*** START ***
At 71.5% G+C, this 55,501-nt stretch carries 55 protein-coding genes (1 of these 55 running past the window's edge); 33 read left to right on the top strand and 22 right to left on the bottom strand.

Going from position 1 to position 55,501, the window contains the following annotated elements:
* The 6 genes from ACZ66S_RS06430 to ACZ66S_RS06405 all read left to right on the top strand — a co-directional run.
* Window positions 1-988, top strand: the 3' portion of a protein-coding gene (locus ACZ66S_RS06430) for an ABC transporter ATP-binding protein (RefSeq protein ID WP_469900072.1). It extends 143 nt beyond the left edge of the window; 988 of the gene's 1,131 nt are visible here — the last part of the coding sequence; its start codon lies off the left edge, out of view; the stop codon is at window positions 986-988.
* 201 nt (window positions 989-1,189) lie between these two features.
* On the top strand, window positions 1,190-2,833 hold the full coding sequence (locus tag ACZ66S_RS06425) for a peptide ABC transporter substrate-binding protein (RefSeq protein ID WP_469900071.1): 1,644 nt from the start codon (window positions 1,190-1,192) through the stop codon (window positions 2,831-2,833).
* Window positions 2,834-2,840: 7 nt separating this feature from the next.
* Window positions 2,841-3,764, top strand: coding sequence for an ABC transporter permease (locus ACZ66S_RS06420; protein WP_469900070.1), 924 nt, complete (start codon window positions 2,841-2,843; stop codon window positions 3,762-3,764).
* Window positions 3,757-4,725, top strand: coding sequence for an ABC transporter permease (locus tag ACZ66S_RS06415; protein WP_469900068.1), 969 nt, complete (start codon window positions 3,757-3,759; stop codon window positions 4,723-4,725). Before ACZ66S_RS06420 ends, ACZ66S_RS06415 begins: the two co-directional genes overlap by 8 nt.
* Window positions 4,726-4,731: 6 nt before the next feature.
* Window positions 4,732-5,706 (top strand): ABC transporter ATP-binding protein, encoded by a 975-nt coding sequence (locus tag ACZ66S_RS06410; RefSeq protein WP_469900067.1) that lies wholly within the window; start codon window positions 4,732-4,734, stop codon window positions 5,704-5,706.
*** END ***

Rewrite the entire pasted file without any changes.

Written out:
At 71.5% G+C, this 55,501-nt stretch carries 55 protein-coding genes (1 of these 55 running past the window's edge); 33 read left to right on the top strand and 22 right to left on the bottom strand.

Going from position 1 to position 55,501, the window contains the following annotated elements:
* The 6 genes from ACZ66S_RS06430 to ACZ66S_RS06405 all read left to right on the top strand — a co-directional run.
* Window positions 1-988, top strand: the 3' portion of a protein-coding gene (locus ACZ66S_RS06430) for an ABC transporter ATP-binding protein (RefSeq protein ID WP_469900072.1). It extends 143 nt beyond the left edge of the window; 988 of the gene's 1,131 nt are visible here — the last part of the coding sequence; its start codon lies off the left edge, out of view; the stop codon is at window positions 986-988.
* 201 nt (window positions 989-1,189) lie between these two features.
* On the top strand, window positions 1,190-2,833 hold the full coding sequence (locus tag ACZ66S_RS06425) for a peptide ABC transporter substrate-binding protein (RefSeq protein ID WP_469900071.1): 1,644 nt from the start codon (window positions 1,190-1,192) through the stop codon (window positions 2,831-2,833).
* Window positions 2,834-2,840: 7 nt separating this feature from the next.
* Window positions 2,841-3,764, top strand: coding sequence for an ABC transporter permease (locus ACZ66S_RS06420; protein WP_469900070.1), 924 nt, complete (start codon window positions 2,841-2,843; stop codon window positions 3,762-3,764).
* Window positions 3,757-4,725, top strand: coding sequence for an ABC transporter permease (locus tag ACZ66S_RS06415; protein WP_469900068.1), 969 nt, complete (start codon window positions 3,757-3,759; stop codon window positions 4,723-4,725). Before ACZ66S_RS06420 ends, ACZ66S_RS06415 begins: the two co-directional genes overlap by 8 nt.
* Window positions 4,726-4,731: 6 nt before the next feature.
* Window positions 4,732-5,706 (top strand): ABC transporter ATP-binding protein, encoded by a 975-nt coding sequence (locus tag ACZ66S_RS06410; RefSeq protein WP_469900067.1) that lies wholly within the window; start codon window positions 4,732-4,734, stop codon window positions 5,704-5,706.